But interfering with the rise of cell-cultivated meat is almost certainly a bad economic decision in the long run. The idea of the government deciding to privilege one industry over another should already be abhorrent to free market Republicans on principle. Anyone who believes in capitalism should theoretically bristle at the thought of the government overriding the laws of supply and demand. If it’s a bad product for whatever reason, the people won’t want it and it will fail anyway, so the logic goes. If “real” beef is truly all-around better, what does the cattle industry have to fear?
The states expressing hostility toward cell-cultivated meat are just limiting their own opportunities for economic growth. By all appearances, cell-cultivated meat will continue to grow in popular interest, and an innovation gap is going to develop between the states that support progress and those that reject it.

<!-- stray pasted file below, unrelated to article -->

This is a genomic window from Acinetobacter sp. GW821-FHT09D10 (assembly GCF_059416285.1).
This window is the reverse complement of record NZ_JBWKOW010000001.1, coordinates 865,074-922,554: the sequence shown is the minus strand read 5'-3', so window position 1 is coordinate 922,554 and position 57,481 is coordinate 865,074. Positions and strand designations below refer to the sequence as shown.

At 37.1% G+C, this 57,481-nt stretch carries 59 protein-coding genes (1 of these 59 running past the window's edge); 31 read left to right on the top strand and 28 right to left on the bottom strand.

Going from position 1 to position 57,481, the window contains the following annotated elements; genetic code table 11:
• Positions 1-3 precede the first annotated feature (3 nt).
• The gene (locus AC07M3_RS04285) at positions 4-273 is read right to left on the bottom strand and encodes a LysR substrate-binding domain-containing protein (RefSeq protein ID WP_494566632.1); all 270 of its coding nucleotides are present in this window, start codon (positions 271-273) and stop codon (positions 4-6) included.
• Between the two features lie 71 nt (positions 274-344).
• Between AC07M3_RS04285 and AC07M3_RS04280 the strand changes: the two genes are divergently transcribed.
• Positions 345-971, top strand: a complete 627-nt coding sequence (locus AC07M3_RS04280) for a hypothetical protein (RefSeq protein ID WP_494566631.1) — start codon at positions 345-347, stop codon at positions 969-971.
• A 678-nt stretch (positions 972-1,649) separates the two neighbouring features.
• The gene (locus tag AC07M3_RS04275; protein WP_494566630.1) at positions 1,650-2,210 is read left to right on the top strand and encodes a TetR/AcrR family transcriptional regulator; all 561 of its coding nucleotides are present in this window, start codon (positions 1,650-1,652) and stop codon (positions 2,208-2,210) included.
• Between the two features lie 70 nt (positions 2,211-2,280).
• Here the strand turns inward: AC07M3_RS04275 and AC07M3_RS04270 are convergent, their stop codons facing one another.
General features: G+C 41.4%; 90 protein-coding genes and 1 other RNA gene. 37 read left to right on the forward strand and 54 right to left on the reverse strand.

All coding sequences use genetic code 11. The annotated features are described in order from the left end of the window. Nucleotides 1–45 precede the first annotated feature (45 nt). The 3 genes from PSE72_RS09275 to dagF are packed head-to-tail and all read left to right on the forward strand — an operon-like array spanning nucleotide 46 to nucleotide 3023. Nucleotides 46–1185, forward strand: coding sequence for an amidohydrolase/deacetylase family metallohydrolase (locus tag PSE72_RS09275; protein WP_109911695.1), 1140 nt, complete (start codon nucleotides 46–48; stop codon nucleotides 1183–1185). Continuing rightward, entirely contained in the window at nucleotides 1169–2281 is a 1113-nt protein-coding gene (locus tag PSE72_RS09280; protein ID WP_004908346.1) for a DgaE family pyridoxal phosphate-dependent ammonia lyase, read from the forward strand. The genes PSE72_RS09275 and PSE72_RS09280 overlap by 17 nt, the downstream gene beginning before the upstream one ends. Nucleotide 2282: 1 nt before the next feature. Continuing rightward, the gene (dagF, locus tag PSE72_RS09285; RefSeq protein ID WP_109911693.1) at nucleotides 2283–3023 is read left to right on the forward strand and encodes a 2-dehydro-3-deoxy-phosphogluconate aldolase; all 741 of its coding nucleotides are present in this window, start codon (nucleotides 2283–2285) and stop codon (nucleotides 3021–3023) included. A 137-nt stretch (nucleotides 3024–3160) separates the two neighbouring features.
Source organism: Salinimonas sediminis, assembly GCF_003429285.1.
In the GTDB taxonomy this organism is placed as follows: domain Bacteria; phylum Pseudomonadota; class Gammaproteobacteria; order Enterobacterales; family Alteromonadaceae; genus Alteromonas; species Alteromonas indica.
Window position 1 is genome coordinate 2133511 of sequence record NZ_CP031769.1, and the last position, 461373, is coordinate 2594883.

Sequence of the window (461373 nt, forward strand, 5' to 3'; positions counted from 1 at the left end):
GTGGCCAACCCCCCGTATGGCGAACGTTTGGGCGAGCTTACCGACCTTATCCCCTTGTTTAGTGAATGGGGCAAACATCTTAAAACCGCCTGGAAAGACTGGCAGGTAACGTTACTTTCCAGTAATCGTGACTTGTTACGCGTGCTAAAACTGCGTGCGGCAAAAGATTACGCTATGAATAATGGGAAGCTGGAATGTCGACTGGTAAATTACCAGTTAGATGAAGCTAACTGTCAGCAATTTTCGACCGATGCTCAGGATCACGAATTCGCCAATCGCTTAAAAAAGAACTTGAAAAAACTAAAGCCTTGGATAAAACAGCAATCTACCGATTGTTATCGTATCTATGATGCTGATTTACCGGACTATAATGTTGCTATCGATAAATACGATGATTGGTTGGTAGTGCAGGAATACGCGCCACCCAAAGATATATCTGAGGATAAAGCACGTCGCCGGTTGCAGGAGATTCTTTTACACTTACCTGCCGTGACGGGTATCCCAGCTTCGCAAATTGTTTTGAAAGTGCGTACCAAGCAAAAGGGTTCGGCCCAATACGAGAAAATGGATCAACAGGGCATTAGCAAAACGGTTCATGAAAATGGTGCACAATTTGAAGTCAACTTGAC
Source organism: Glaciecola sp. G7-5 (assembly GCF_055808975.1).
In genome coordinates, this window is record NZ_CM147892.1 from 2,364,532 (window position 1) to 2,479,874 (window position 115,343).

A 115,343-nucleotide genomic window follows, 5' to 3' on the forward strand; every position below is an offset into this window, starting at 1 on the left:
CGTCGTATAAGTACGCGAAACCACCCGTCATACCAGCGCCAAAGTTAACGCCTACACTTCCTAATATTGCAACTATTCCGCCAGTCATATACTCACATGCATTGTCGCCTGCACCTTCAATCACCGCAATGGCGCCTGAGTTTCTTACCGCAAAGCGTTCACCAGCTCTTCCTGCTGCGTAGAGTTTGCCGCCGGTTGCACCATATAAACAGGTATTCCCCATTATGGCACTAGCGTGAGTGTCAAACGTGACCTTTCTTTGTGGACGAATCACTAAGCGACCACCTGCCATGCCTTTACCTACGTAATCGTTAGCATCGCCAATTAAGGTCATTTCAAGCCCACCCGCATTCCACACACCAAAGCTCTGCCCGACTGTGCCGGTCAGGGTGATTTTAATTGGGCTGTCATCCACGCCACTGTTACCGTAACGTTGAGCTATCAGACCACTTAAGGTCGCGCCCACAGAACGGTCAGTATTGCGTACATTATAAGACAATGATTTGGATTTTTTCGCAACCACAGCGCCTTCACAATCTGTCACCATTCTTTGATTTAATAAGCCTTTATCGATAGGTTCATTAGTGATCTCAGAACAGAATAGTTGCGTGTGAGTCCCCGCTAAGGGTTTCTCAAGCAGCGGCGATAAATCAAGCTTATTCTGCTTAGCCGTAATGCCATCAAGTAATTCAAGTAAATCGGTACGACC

Meanwhile, other countries like Israel, Singapore, and China are actively funding or otherwise supporting the development of cell-cultivated meat, perhaps out of recognition that factory farming—how 99% of meat is produced in the U.S.—is a nasty business. It’s responsible for 15% of greenhouse gas emissions; it produces antibiotic-resistant bacteria and zoonotic diseases; and it is unkind to animals, to say the least. Cell-cultivated meat sidesteps all these issues. If we seriously want America to continue to be a nation that leads in technology and innovation, we can’t continue draconically resisting change while other countries forge ahead. Even some of the world’s biggest meat conglomerates are developing cell-cultivated meat.
By refusing to change with the times, politicians may be helping local cattle ranchers in the short term, but in the long run their state may become economically stymied. At the end of the day, falling behind technologically is an unstrategic, reactionary response to the threat of something new and unfamiliar entering the world. It’s a betrayal of their own values, and they’re not doing the residents of their states any favors—they’re just hindering American progress.